Specifications

Launch price: $149/£89/€95
Controls: Blend, drive, recovery, level
Sockets: Input, output, power
Bypass: True bypass
Power requirements: 9V power supply, 9V battery

Reasons to buy

+
Flexible
+
Great price
+
Quiet compression

Reasons to avoid

-
Not the most compact pedal

The Bends is an OTA (operational transconductance amplifier) based compressor, and follows in a long line of classic guitar compressors that have used similar technology (Ross, Dyna Comp etc), but has a blend control so you don’t have to compress the whole signal. The drive knob turns up the compression with the LED glowing pink rather than white when you are compressing the signal. 

There are also knobs for release time for the compression (recovery) and output volume. The pedal has little hiss, adds a nice snap to your note envelope without being too obtrusive and, via the Blend knob, can add compression effects, such as increased sustain, without totally squashing your core sound.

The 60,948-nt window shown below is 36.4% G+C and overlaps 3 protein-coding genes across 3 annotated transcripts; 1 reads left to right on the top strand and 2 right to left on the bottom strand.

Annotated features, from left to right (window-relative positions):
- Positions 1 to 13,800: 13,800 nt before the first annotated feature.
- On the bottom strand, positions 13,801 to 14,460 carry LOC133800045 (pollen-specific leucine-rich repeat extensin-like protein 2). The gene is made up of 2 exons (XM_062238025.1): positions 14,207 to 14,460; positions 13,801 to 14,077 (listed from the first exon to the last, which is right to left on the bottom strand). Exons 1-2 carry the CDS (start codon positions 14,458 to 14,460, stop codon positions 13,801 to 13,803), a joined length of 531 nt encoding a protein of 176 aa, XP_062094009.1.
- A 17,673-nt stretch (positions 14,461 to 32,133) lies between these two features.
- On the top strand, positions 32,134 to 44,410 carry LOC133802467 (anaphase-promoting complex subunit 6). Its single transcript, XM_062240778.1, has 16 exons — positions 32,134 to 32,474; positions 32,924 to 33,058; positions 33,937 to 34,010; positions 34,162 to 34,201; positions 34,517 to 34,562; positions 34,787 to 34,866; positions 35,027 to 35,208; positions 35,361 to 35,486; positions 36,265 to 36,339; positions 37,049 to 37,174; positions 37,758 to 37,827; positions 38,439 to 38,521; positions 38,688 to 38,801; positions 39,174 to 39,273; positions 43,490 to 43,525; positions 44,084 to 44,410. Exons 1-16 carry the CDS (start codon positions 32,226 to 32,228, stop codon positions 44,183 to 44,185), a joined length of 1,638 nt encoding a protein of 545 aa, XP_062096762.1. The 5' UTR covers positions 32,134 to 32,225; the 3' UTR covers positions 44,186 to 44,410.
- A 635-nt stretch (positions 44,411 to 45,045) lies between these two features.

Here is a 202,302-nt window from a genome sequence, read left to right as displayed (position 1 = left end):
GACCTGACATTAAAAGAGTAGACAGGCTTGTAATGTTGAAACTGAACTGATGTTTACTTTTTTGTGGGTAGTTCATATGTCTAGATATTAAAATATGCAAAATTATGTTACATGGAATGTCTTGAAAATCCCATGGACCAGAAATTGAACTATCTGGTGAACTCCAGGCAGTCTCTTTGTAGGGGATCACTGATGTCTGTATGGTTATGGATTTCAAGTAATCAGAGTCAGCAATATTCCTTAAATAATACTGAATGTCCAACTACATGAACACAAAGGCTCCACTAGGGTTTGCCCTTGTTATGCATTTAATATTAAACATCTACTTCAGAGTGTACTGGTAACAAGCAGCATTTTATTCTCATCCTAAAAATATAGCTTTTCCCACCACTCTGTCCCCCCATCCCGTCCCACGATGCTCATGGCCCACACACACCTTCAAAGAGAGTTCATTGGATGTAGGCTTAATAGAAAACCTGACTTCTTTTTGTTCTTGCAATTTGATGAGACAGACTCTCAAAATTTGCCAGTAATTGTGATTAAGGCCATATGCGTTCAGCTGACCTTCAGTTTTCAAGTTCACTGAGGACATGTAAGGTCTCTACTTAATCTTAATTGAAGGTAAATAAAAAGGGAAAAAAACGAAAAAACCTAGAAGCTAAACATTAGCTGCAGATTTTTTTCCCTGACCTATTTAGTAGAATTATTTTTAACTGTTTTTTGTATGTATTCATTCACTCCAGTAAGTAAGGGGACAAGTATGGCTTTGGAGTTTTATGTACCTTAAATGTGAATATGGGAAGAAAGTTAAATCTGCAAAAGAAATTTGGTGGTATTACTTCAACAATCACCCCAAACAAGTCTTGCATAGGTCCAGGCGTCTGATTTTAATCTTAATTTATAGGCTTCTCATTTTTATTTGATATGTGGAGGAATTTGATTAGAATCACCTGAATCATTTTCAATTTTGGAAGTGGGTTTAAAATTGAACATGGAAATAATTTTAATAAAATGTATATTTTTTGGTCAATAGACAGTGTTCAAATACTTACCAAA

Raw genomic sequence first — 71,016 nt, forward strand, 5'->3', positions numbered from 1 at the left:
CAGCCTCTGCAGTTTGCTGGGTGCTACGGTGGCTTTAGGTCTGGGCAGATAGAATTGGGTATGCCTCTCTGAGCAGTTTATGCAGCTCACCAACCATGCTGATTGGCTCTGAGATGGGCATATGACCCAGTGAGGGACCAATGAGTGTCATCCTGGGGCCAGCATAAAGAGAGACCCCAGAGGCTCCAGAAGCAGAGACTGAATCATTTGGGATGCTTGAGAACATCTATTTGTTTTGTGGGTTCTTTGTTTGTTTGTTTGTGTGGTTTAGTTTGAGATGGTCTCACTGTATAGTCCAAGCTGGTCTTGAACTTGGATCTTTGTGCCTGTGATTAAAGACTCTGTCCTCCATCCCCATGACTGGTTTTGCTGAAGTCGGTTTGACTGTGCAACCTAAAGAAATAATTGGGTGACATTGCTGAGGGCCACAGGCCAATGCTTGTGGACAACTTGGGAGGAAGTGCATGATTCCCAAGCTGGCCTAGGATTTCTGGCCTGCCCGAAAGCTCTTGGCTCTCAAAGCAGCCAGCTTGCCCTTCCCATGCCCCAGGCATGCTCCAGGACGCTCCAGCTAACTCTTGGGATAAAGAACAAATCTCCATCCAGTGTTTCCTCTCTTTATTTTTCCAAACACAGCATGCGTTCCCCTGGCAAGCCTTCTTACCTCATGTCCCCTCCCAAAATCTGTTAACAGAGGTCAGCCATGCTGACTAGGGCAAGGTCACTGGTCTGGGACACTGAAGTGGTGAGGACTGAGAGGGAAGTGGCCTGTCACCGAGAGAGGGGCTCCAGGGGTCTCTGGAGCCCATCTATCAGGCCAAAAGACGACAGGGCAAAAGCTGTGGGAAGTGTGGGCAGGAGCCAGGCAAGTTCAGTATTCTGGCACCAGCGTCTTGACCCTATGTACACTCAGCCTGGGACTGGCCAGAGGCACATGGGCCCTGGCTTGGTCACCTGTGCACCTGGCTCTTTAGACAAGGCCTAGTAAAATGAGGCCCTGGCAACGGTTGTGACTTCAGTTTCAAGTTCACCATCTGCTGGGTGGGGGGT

Read the full Fender The Bends Compressor review

One of the best always-on compressor pedals

Specifications

Launch price: $149/£172/€198
Controls: Sustain, tone, attack, volume, blend
Sockets: Input, output, power
Bypass: True bypass
Power requirements: 9V power supply, 9V battery

Reasons to buy

+
Versatile tones via blend knob
+
Solid build
+
Useful tone knob

Reasons to avoid

-
Simpler compressors are available

A lot of guitar compressors are based on variations of the classic Ross Compressor/MXR Dyna Comp circuitry, and the Ego is no exception - but it adds some extra features that greatly increase its versatility, most notably blend and tone knobs. You get a sustain control to effectively increase the amount of compression, and an attack knob, which tweaks the start of your note envelope to give it the sort of 'snap' that works so well for country picking. 

But it's actually the blend knob that gives you loads more options for a natural but compressed sound, allowing some of your unprocessed tone through in parallel with the compressed. Whatever you need a compressor for, this should deliver it for you. There's a mini version available now, too.

Read the full Wampler Ego Compressor review

This TonePrint-enabled comp is seriously versatile

Specifications

Launch price: $119/£85/€89
Controls: Sustain, level, attack, blend, Spectra/TonePrint/Vintage switch
Sockets: Input, output, power
Bypass: Switchable true or buffered bypass
Power requirements: 9V power supply, 9V battery

Reasons to buy

+
Versatile
+